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Peaks

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Peaks last won the day on June 28

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About Peaks

  • Birthday July 21

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  • Gender
    Male
  • Location
    Luckington, Wiltshire
  • Cars Owned
    1970 Triumph Vitesse, 1972 VW Camper Van, 1994 Rover Metro GTa (yes, really - and it's not a bad car!), 1965 Sunbeam Tiger

Cars

  • Cars Owned
    Vitesse MkII WCV444J

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  1. I.agree with this 100%. The cheap bearings available are cheap for a reason. If used you are building in unreliability.
  2. Peaks

    Fox engine rebuild

    Thanks Nigel, the amount dwell is what I was wondering about.
  3. Peaks

    Fox engine rebuild

    It has the same valve timing as the TR5/early 6? I as as I was considering this cam profile for my MkII Vitesse, but was concerned that I'd loose the smooth idle and low down torque.
  4. I've just seen a white Vitesse convertible drive through Luckington in Wiltshire. Anyone on here? It sounded great!
  5. That pretty much sums it up Andy. Valves and their seats will.all wear out eventually, but the speed at which they do is dependent on parts quality and style of driving. The best advice I heard regarding this is to use your car as you always have, and id/when the valve seats require work convert to hardened seats then. I certainly wouldn't bother with that lead replacement stuff you are supposed to pour into your tank every time.you top up with fuel.
  6. That was me! Could never reach the bridge windows during a RAS though, we didn't have a squeegee mop with a long enough handle.
  7. Interesting thread! It's not a myth, I too have experienced valve seat recession, but on a Ford Essex engine, not a Triumph. I agree with John; it has a lot to do with how the car is used. Also, very possibly the quality of valve/head materials originally used has a significant effect on the liklihood of recession occurring. As an aside, I am a marine engineer with particular experience in marine diesel engines. On some engines we have experienced valve seat recession on inlet valves. This has only happened on engines used in high load applications. To remedy this an inlet manifold oiler was designed, tested and fitted, and as the name suggests, this device injected very small amounts of lubricating oil into the inlet. The amount of oil injected depended on the engine.load, but it was in the region of one tea spoonful every hour on a 1.3 MW engine which would be in the region of 60 litres in size. Injecting oil, even at these small amounts, completely cured the valve ressesion problem.
  8. The fasteners used by Triumph in their engines were actually of excellent quality, and you have to spend quite a bit to buy modern ones which will be of a higher quality. So as others have said, perfectly OK to re-use them.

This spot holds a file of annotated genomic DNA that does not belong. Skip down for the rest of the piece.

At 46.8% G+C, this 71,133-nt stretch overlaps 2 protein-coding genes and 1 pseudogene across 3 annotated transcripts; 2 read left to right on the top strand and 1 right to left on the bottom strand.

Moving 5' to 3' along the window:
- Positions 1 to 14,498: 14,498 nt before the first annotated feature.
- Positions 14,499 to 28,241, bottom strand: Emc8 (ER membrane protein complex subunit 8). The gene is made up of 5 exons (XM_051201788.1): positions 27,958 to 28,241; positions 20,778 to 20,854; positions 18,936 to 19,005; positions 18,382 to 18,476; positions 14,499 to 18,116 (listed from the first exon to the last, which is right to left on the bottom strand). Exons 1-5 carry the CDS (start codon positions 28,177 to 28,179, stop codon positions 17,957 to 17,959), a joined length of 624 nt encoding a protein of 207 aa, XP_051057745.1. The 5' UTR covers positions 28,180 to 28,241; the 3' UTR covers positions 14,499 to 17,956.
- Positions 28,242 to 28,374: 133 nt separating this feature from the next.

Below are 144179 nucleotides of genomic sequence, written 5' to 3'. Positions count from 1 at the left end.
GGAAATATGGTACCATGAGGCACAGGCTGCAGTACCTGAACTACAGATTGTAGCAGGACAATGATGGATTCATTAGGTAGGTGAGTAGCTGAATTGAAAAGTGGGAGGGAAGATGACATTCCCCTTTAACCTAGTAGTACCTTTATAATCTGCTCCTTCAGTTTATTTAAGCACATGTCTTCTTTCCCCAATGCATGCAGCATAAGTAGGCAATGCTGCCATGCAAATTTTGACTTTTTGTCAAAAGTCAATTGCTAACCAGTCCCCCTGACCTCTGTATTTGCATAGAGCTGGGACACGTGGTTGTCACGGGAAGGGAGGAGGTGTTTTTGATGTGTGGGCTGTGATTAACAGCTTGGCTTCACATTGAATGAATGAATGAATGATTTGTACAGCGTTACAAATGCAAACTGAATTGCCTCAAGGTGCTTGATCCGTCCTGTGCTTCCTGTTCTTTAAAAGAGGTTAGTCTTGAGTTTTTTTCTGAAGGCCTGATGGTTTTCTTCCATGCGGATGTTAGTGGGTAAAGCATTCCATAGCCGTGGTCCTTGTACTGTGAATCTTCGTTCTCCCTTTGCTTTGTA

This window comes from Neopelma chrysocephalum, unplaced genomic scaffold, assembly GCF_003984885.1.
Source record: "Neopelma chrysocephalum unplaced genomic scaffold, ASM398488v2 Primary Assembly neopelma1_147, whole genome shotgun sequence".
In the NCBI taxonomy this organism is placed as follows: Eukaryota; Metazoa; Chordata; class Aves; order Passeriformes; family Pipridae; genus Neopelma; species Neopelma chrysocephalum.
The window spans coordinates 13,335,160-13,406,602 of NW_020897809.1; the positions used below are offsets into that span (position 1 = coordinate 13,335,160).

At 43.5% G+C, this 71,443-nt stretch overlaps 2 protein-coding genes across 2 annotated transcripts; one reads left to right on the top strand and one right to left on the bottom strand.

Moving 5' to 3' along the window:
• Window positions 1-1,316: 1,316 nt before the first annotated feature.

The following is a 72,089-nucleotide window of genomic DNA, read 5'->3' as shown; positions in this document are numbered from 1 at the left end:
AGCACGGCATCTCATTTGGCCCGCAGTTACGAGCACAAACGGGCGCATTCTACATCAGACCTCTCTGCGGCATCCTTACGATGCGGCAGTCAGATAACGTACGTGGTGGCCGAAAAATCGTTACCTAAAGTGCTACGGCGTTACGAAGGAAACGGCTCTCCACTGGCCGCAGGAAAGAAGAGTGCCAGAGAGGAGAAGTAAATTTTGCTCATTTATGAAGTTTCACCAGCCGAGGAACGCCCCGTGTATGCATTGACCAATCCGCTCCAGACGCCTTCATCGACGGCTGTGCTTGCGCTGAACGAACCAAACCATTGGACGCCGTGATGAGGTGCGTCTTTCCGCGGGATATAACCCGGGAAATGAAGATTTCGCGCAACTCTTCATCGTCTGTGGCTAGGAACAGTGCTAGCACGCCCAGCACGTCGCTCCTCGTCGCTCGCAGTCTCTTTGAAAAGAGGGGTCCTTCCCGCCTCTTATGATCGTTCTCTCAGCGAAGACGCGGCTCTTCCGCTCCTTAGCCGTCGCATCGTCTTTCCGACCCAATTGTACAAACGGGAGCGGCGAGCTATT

9. I took Vitesse on a classic car run today, the first classic event I've been on since before lockdown. There were a lot of Triumphs, more than I had time to photograph, but here are some of them:
  10. Absolutely I have, and I'm just off to check the torque on mine! Like others, ive just nipped them up in the past.
  11. Probably the best route Paul, to clean mine cost £40, and no doubt it still isn't as good as new.
  12. Another obvious question; is the motor wired up correctly? If the positive and negative are swapped round then although the motor is running backwards it will still push out air, just at a greatly reduced volume. As others have said, it's well worth getting the matrix cleaned internally. Back flushing mine didn't make much difference so I paid a trusted radiator specialist to open the matrix up and rod through the tubes. I've got photos somewhere and I'll post them if I remember. I say trust radiator specialist as I have used one place (Arrow Radiators, I think they might be a franchise) and they were an expensive waste of time. The place I finally used has been in business for years and do heat exchangers for everything from diggers to air conditioning plants. They are called Ken Allen Radiators, and are located in Plymouth if you are in that area. As you've discovered, the heater valves also clag up and the only way I could cure that 100% was by fitting new valve; stripping and cleaning wasnt enough due to internal corrosion. The result of all that though is a heater which is at least sufficient for a saloon or a convertible with the hood up.
  13. Peaks

    Gaskets.

    There has been a bit of talk on various Triumph Facebook pages about the latest Payen head gaskets, and how the quality has dropped since Payen were bought by Federal Mogul. No experience of gasket failure with Payen myself, and I normally avoid blindly quoting what I have read elsewhere on the internet without evidence to back it up, but several people have reported HG failures so maybe worth a quick google before you buy.
  14. I agree with the comments above; with my Vitesse running on occurs either because the timing is too advanced or the mixture is too lean. With a compression ratio of 9.75:1 (very slightly higher than standard) I've never found the need to run on super unleaded nor to use any additives. I'd start with checking for air leaks on he inlet side (wear in throttle spindles and emission valve are prime suspects), get your mixture right, then experiment with different timing settings on the road.
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